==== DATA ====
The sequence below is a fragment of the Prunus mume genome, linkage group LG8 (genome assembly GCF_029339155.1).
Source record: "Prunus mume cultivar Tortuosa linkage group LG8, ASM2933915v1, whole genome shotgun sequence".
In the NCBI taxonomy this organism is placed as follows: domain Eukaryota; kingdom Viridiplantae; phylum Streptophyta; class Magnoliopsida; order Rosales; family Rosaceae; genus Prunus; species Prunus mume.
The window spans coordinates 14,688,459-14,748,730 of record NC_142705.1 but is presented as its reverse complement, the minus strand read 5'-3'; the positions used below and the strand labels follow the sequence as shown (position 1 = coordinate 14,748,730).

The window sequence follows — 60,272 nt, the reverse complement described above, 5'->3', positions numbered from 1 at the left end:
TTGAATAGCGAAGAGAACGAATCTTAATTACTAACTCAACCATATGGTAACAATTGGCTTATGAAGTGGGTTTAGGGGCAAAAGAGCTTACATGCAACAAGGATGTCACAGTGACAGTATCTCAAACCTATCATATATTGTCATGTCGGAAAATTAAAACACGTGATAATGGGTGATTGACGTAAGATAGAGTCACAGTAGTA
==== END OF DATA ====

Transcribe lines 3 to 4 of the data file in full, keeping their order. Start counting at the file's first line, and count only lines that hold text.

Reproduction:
In the NCBI taxonomy this organism is placed as follows: domain Eukaryota; kingdom Viridiplantae; phylum Streptophyta; class Magnoliopsida; order Rosales; family Rosaceae; genus Prunus; species Prunus mume.
The window spans coordinates 14,688,459-14,748,730 of record NC_142705.1 but is presented as its reverse complement, the minus strand read 5'-3'; the positions used below and the strand labels follow the sequence as shown (position 1 = coordinate 14,748,730).